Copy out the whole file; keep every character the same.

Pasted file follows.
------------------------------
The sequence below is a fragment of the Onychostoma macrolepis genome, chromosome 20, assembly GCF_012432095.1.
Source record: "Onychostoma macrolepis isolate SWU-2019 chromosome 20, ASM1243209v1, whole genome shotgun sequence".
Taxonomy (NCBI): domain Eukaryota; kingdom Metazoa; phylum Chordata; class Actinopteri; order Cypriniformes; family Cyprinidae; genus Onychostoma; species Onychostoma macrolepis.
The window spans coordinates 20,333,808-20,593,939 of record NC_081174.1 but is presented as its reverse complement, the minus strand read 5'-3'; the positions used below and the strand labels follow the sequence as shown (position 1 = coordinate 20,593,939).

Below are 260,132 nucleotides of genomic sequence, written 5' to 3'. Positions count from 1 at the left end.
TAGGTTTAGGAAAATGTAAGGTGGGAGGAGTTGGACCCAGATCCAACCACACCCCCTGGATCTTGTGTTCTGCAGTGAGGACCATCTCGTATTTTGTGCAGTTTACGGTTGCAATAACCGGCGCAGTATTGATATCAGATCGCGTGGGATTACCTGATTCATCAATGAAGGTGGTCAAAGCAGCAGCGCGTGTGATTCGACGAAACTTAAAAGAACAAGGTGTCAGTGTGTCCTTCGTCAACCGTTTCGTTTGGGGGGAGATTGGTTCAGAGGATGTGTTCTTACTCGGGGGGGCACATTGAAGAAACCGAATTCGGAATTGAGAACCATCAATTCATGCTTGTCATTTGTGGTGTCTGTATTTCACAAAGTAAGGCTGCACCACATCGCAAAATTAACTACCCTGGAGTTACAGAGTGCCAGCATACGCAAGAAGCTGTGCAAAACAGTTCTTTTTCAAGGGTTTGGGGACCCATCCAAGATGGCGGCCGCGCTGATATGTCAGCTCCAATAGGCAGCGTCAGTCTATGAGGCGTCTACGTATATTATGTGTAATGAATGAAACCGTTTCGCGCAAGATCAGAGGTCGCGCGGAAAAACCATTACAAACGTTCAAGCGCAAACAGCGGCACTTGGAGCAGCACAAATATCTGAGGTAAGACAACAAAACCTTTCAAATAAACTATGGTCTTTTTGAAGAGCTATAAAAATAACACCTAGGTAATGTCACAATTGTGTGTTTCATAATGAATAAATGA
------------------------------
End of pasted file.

The sequence below is a fragment of the Onychostoma macrolepis genome, chromosome 20, assembly GCF_012432095.1.
Source record: "Onychostoma macrolepis isolate SWU-2019 chromosome 20, ASM1243209v1, whole genome shotgun sequence".
Taxonomy (NCBI): domain Eukaryota; kingdom Metazoa; phylum Chordata; class Actinopteri; order Cypriniformes; family Cyprinidae; genus Onychostoma; species Onychostoma macrolepis.
The window spans coordinates 20,333,808-20,593,939 of record NC_081174.1 but is presented as its reverse complement, the minus strand read 5'-3'; the positions used below and the strand labels follow the sequence as shown (position 1 = coordinate 20,593,939).

Below are 260,132 nucleotides of genomic sequence, written 5' to 3'. Positions count from 1 at the left end.
TAGGTTTAGGAAAATGTAAGGTGGGAGGAGTTGGACCCAGATCCAACCACACCCCCTGGATCTTGTGTTCTGCAGTGAGGACCATCTCGTATTTTGTGCAGTTTACGGTTGCAATAACCGGCGCAGTATTGATATCAGATCGCGTGGGATTACCTGATTCATCAATGAAGGTGGTCAAAGCAGCAGCGCGTGTGATTCGACGAAACTTAAAAGAACAAGGTGTCAGTGTGTCCTTCGTCAACCGTTTCGTTTGGGGGGAGATTGGTTCAGAGGATGTGTTCTTACTCGGGGGGGCACATTGAAGAAACCGAATTCGGAATTGAGAACCATCAATTCATGCTTGTCATTTGTGGTGTCTGTATTTCACAAAGTAAGGCTGCACCACATCGCAAAATTAACTACCCTGGAGTTACAGAGTGCCAGCATACGCAAGAAGCTGTGCAAAACAGTTCTTTTTCAAGGGTTTGGGGACCCATCCAAGATGGCGGCCGCGCTGATATGTCAGCTCCAATAGGCAGCGTCAGTCTATGAGGCGTCTACGTATATTATGTGTAATGAATGAAACCGTTTCGCGCAAGATCAGAGGTCGCGCGGAAAAACCATTACAAACGTTCAAGCGCAAACAGCGGCACTTGGAGCAGCACAAATATCTGAGGTAAGACAACAAAACCTTTCAAATAAACTATGGTCTTTTTGAAGAGCTATAAAAATAACACCTAGGTAATGTCACAATTGTGTGTTTCATAATGAATAAATGA